Maybe this is exactly what's supposed to happen when two of the great artists of our time record a hit song called "N----s in Paris" and then leave it up to you to figure out how to deal with the "----" part. I admit there is something strangely powerful about getting Gwyneth Paltrow to think it was not only OK to use the N-word but that it was somehow a welcome and status-confirming gesture. Not powerful in any way that might effect substantive change to our political system or recalibrate the scales of economic justice or make anyone's life better. But powerful in that purely symbolic and expectation-smashing way that hip-hop continues to be powerful, growing and expanding and colonizing new spheres of everyday life, never bothering to resolve its contradictions, conditioning generations of us instead to understand and even anticipate that strange things will continue to happen. Powerful in a basic, fleeting, previously unimaginable, That shit cray sort of way.
Making a fool of Gwyneth Paltrow is one thing — and maybe an easy thing at that. But it's ultimately a sign of her comfort with Jay-Z, Kanye, and their pals that she would even assume an errant, tweeted N-bomb was fine. It's been a while since hip-hop breached wholly new territories of taste and behavior and drove everything toward some thrillingly weird culture-clashing cul-de-sac where it didn't so much matter whether this was a good or bad look, it was just strange that any of it was happening at all. In the unlikely love triangle between Roc Nation rapper Jay Electronica and the scions of the Goldsmith and Rothschild fortunes, we have reason to believe again — in the power of art, love, and rap music's renewed capacity to offend.
About a week ago, British tabloids began "reporting" on the imminent divorce of Ben Goldsmith — son of Jimmy Goldsmith, billionaire tycoon, financier, and inspiration for Wall Street's "Sir Lawrence Wildman" — and Kate Rothschild — heiress of the Rothschild banking dynasty. All was not well for the seemingly well-matched pair, who had married in their early 20s and spent the ensuing decade as society-page regulars. The unlikely Lothario was "bad-boy rapper" Electronica, who has been working on his long-gestating Roc Nation debut album in London. After weathering suspicions for months, even going so far as to befriend Electronica just to see what was up — here is a photo of them hunting together! — Goldsmith discovered a series of "explicit" text messages and e-mails between Rothschild and Electronica.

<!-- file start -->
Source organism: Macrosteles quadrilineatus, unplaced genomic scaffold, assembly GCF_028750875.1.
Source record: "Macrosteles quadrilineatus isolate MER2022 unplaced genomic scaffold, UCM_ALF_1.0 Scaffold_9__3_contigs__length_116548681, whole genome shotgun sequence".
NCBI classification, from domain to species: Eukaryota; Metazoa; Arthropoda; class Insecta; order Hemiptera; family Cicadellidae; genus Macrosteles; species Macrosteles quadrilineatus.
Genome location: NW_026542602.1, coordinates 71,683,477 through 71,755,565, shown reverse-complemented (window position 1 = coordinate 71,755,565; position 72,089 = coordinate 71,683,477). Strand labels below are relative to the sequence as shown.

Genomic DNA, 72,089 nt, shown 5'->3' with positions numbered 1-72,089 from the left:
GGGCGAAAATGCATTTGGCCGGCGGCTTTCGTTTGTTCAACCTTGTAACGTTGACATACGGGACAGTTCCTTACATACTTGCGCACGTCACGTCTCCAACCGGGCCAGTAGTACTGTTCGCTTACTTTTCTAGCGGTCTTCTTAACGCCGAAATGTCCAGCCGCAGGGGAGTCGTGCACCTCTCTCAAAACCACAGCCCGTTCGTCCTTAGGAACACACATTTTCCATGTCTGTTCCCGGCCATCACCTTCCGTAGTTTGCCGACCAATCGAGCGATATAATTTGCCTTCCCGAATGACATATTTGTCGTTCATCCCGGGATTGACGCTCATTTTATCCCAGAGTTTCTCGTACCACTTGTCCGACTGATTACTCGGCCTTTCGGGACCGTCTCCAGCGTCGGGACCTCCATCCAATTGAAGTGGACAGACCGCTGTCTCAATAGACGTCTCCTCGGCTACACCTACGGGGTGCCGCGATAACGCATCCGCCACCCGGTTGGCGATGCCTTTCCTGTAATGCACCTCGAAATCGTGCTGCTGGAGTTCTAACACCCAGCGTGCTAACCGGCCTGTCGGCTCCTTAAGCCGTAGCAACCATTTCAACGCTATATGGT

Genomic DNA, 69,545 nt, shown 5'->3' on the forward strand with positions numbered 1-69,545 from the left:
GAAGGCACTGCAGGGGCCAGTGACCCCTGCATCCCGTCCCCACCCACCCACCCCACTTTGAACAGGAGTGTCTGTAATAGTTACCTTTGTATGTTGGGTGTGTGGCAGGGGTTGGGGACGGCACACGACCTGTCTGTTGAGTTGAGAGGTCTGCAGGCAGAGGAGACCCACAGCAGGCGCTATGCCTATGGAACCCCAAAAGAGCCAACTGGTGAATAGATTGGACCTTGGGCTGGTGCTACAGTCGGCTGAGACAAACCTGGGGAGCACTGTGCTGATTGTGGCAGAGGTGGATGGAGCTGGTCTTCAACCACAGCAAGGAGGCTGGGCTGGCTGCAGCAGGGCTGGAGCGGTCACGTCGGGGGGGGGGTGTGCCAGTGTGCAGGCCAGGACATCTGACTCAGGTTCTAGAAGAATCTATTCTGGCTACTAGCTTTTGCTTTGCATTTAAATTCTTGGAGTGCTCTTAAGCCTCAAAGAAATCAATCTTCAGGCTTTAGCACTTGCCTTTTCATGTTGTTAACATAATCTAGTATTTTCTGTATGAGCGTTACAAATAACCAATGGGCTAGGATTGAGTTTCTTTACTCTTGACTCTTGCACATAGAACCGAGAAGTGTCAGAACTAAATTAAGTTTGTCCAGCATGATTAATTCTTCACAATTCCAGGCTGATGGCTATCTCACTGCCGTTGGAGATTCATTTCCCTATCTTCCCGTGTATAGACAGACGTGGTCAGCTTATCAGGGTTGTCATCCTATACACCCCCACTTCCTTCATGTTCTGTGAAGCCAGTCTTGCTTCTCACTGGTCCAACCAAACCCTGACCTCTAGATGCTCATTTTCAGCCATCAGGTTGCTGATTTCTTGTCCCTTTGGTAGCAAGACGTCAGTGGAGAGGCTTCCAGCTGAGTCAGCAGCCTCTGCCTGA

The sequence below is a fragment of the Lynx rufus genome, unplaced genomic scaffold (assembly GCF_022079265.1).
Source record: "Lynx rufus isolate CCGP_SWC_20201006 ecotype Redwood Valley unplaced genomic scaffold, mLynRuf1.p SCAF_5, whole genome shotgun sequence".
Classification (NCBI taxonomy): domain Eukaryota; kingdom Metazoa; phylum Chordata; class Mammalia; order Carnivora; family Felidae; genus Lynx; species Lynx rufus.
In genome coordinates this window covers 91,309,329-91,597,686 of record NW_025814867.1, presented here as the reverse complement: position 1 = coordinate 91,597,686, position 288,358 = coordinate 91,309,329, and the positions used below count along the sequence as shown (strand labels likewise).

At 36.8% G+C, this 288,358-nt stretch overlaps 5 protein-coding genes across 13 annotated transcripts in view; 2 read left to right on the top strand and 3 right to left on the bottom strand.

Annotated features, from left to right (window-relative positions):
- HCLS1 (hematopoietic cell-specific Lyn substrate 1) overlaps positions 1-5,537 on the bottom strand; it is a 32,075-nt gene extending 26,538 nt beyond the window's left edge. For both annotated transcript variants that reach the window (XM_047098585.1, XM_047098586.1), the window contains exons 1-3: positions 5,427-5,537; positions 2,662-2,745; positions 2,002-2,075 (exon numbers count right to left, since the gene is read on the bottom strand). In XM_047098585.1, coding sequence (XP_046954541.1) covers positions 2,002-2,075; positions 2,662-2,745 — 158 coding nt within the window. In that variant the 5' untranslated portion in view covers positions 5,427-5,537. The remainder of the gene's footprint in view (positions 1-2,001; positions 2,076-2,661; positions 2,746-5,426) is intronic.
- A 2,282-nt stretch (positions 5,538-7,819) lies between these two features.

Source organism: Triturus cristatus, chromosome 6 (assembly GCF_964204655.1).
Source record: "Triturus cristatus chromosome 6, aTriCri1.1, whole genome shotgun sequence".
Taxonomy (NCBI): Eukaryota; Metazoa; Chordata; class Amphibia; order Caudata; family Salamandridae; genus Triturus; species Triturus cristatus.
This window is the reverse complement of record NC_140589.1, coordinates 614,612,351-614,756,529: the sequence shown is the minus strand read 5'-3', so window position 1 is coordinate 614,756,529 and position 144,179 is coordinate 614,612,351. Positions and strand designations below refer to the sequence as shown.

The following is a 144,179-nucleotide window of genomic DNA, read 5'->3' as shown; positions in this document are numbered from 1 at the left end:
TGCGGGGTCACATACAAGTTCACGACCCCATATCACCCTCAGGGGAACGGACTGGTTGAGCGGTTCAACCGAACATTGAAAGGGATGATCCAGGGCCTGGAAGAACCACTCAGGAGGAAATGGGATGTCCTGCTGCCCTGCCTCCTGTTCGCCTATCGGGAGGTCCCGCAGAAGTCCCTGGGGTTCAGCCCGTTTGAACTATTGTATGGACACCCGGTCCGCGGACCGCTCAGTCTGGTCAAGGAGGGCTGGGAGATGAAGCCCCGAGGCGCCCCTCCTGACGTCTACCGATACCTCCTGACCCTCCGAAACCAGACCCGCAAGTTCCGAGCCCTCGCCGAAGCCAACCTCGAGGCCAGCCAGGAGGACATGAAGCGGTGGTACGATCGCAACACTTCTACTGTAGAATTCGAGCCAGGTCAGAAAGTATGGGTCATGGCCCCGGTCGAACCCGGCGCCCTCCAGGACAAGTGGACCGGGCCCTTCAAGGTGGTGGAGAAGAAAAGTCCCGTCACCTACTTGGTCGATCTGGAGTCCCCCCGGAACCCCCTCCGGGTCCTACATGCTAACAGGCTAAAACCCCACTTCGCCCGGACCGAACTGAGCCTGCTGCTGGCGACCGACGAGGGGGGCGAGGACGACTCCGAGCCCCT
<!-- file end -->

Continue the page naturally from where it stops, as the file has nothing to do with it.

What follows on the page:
This story was already strange enough. But it turns out that Rothschild and Electronica know each other because, at some point in life, Rothschild decided that the most interesting way to spend her family's fortune was to start an indie record label — Roundtable Records, a name that resonates with New World Order conspiracy buffs. The principal characters' Twitter feeds were scrutinized, revealing sordid details like the time Jay posted a photo of Kate riding in a helicopter, or that time when Jay scandalously "liked" a photo of Kate and her kids deplaning at the airport. Ben and Kate resorted to tearing each other down on Twitter, culminating in Kate's confession that Jay had "saved [her] life." (For his part, one of Electronica's last tweets asks if anyone knows how he might get in touch with Ryan Leslie.)
There are two winners here. The first is anyone who enjoys reading how British tabloids with an exotic fascination toward people from New Orleans might describe "this chap called Jay Electronica." From the Daily Mail: "His lyrics contain pithy social commentary on religion, politics and civil rights — according to one song, whatever your feelings about Barack Obama, 'the world needs to see a black man push a 'Lac down Pennsylvania Avenue,' a reference to driving a Cadillac to the White House.